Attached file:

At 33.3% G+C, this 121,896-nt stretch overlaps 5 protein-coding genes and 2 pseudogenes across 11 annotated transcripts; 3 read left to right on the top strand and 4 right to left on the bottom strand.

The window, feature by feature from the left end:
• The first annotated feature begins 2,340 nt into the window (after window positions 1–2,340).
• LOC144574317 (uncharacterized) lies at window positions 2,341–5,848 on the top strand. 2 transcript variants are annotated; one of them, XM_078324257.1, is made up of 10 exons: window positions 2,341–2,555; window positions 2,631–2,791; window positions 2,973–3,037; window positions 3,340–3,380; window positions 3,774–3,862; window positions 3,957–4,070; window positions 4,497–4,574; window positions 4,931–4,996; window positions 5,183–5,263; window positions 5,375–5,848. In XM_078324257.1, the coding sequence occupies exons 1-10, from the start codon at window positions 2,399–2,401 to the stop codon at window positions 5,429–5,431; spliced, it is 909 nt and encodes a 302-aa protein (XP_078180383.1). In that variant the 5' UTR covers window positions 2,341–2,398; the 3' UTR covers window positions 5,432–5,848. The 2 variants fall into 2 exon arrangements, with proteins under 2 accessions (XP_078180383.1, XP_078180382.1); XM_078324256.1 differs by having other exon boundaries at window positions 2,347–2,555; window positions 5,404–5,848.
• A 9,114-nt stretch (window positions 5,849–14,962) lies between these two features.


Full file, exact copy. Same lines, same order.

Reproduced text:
At 33.3% G+C, this 121,896-nt stretch overlaps 5 protein-coding genes and 2 pseudogenes across 11 annotated transcripts; 3 read left to right on the top strand and 4 right to left on the bottom strand.

The window, feature by feature from the left end:
• The first annotated feature begins 2,340 nt into the window (after window positions 1–2,340).
• LOC144574317 (uncharacterized) lies at window positions 2,341–5,848 on the top strand. 2 transcript variants are annotated; one of them, XM_078324257.1, is made up of 10 exons: window positions 2,341–2,555; window positions 2,631–2,791; window positions 2,973–3,037; window positions 3,340–3,380; window positions 3,774–3,862; window positions 3,957–4,070; window positions 4,497–4,574; window positions 4,931–4,996; window positions 5,183–5,263; window positions 5,375–5,848. In XM_078324257.1, the coding sequence occupies exons 1-10, from the start codon at window positions 2,399–2,401 to the stop codon at window positions 5,429–5,431; spliced, it is 909 nt and encodes a 302-aa protein (XP_078180383.1). In that variant the 5' UTR covers window positions 2,341–2,398; the 3' UTR covers window positions 5,432–5,848. The 2 variants fall into 2 exon arrangements, with proteins under 2 accessions (XP_078180383.1, XP_078180382.1); XM_078324256.1 differs by having other exon boundaries at window positions 2,347–2,555; window positions 5,404–5,848.
• A 9,114-nt stretch (window positions 5,849–14,962) lies between these two features.